shooting, free throw percentage and
steals. "If Garde Thompson had the op-
portunity to start, he'd go out there and
play just as good or even better.

(Leslie) Rockymore would do the
THE LAST meeting between these
two clubs was close for 25 minutes until
the Wolverines went on a tear, blowing
Purdue off its home court en route to a
16-point win. Tarpley had 23 points and
10 rebounds in dominating Boilermaker
center Robert Littlejohn.
"There were two or three things in
the Michigan game here that really
hurt us," Keady recalled. "We went to
a zone and (5-9 guard) Steve Reid got
caught on the weak side against (6-8,
:235-pound) Butch Wade.
"Wade really hurt us, we didn't have
our guards back to stop their fast break
and our forwards (James Bullock and
Mark Atkinson) didn't play well."
BULLOCK AND Atkinson turned in
sterling performances against Illinois.
Atkinson was named Gilette Player-of-
the-Game with 13 points and a season-
high nine boards.
"I don't think Mark gets as much
credit as he deserves," Keady said of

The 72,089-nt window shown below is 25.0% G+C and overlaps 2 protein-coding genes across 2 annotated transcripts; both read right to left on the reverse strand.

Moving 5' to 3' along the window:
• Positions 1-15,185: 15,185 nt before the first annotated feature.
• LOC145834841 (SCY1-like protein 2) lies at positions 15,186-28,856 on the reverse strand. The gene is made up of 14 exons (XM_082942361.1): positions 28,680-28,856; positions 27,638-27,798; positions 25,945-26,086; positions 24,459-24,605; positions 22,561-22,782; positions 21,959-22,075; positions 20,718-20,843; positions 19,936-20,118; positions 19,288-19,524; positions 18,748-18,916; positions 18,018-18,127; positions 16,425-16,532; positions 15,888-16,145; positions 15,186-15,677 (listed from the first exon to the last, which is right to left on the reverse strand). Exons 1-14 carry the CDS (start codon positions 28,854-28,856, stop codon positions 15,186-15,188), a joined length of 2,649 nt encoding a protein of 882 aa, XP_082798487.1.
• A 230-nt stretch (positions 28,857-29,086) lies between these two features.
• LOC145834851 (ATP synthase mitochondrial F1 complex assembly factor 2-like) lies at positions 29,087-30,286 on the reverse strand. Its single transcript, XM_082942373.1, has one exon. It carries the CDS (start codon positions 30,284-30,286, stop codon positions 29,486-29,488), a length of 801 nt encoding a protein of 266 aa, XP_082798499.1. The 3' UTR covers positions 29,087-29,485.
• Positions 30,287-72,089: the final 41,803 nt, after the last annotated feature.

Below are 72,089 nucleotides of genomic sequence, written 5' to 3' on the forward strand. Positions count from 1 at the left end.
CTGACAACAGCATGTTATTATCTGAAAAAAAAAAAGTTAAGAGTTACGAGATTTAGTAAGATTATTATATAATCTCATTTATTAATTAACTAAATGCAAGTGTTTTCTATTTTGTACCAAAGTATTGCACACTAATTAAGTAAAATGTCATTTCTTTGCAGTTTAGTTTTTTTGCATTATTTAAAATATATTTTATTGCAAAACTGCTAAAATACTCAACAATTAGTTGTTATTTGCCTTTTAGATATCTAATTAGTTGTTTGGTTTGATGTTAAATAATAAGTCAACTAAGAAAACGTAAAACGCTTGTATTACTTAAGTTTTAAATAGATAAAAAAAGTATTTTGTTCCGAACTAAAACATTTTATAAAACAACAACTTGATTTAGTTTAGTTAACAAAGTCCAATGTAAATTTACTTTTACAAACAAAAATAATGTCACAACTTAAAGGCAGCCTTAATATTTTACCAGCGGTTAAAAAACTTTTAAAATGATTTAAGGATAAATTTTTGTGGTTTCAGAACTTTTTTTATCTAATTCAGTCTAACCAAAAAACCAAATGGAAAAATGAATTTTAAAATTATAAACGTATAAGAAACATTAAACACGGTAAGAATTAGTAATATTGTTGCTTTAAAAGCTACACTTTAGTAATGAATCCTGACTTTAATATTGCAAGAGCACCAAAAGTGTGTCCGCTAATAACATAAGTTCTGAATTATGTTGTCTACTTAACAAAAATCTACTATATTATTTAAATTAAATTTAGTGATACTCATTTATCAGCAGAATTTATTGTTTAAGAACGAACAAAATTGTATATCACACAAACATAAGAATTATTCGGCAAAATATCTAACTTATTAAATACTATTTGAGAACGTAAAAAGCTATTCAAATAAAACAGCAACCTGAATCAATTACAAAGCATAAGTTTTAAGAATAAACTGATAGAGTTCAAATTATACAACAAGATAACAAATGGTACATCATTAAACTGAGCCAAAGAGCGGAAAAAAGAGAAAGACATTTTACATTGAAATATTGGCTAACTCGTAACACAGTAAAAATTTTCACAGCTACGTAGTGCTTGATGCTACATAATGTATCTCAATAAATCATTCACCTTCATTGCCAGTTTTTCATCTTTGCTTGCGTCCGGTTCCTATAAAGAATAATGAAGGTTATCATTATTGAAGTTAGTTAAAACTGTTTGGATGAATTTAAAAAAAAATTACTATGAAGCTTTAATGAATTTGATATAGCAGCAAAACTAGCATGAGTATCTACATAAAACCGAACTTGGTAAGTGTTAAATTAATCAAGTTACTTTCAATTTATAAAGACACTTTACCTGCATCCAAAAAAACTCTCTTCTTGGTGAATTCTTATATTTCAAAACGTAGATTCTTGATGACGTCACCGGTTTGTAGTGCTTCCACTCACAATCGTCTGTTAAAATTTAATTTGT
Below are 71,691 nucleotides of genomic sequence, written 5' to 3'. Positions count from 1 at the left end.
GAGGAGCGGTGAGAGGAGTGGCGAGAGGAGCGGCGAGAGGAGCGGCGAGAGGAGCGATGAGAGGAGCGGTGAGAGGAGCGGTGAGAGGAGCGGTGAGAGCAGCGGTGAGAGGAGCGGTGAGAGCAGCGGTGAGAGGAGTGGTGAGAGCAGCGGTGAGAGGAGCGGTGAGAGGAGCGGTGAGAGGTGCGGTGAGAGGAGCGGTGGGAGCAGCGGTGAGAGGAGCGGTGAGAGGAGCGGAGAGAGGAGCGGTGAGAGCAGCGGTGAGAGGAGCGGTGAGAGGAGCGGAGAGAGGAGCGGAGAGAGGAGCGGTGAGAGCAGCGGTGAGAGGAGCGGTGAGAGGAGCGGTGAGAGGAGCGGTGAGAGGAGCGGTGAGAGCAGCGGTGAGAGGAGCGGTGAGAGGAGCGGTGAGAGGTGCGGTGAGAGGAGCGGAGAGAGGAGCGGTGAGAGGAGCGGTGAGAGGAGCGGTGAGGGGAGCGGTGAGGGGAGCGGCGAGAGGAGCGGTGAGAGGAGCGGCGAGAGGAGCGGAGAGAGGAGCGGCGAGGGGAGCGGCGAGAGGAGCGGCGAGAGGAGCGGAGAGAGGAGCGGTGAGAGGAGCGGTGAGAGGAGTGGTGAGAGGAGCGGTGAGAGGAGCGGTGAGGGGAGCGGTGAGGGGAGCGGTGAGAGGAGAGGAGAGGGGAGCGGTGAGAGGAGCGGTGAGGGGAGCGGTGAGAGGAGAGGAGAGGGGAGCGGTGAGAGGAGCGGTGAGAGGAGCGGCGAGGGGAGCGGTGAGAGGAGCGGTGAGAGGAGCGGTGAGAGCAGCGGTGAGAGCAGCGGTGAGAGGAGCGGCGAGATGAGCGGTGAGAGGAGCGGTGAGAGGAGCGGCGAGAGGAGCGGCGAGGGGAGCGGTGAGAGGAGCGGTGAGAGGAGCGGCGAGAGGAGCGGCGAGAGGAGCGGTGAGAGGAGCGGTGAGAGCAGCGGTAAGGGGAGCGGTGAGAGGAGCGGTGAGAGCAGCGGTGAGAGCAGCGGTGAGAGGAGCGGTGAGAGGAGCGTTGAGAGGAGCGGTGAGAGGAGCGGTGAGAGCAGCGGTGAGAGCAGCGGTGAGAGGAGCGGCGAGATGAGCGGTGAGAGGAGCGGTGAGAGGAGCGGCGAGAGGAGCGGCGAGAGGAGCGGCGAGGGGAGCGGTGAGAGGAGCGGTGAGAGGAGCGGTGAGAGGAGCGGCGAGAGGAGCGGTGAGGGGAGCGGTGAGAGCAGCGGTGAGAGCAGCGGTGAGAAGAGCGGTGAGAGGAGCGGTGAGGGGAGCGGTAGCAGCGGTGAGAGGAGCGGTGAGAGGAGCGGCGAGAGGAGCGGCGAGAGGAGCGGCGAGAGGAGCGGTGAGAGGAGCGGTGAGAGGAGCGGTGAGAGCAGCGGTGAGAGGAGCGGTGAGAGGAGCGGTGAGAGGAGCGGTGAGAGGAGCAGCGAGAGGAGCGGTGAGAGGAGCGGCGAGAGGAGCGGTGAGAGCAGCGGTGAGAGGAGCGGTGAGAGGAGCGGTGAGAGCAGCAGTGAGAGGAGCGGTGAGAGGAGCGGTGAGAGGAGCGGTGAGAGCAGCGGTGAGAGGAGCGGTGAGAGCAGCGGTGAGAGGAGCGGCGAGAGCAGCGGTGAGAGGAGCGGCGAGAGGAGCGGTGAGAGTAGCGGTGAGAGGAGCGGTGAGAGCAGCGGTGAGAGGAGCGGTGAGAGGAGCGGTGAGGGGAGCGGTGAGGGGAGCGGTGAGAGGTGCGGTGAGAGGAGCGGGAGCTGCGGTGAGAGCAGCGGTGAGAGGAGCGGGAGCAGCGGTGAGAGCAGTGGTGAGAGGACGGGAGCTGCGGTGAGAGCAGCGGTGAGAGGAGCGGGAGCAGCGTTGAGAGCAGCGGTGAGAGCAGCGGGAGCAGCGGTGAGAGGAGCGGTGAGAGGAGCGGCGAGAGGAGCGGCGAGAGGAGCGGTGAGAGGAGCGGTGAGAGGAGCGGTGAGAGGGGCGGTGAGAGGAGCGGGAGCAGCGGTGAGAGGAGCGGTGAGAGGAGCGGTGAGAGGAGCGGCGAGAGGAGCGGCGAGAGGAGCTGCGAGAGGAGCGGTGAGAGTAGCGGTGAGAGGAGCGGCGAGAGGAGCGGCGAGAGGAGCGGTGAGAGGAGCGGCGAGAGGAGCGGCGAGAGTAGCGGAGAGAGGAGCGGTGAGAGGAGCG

his senior forward. "He has really im-
proved his defense. He did a great job
on (Indiana's Steve) Alford and he works
as hard as anybody in practice."
If Purdue is going to give the
Wolverines a hard time, it will need a
big effort out of guards Reid, Mack
Gadis, and Troy Lewis. While Lewis, a
freshman from Anderson, Ind., has
developed into the team's third-leading

scorer, Keady is looking for more from
his backcourt tandem.
"THE MAIN THING I'm disappoin-
ted in is that I feel we have a lot better
shooting guards than what they're
showing," he said.
As far as the Michigan players are
concerned, they've adopted their
coach's attitude toward Big Ten
basketball - treat every opponent as if
it were the Philadelphia 76ers.
"They're going to be good and they're

going to be tough because they play
good defense," Antoine Joubert said. "I
want to beat them because I like Gene
Keady and he likes me, so it's a
challenge to me and I want to get him
Keady would be perfectly happy if
Joubert demonstrated his fondness by
having a poor game. Purdue's roller
coaster doesn't need another 90-degree

impressed with Wolverines

. ......... ...........

Judge rules backcourt

Usually when one part of a machine gets hot, it isn't too long
before the rest of it heats up.
Recently, the Michigan basketball machine has been
steaming, as the Wolverines have moved into the top of the
Big Ten standings and up to the number eight spot in the
national polls, meanwhile gaining recognition across the
WHAT MANY fail to realize, however, is how red-hot one of
the machine's major components, guard Antoine Joubert,
has become this season.
The former high school scoring machine has played in 18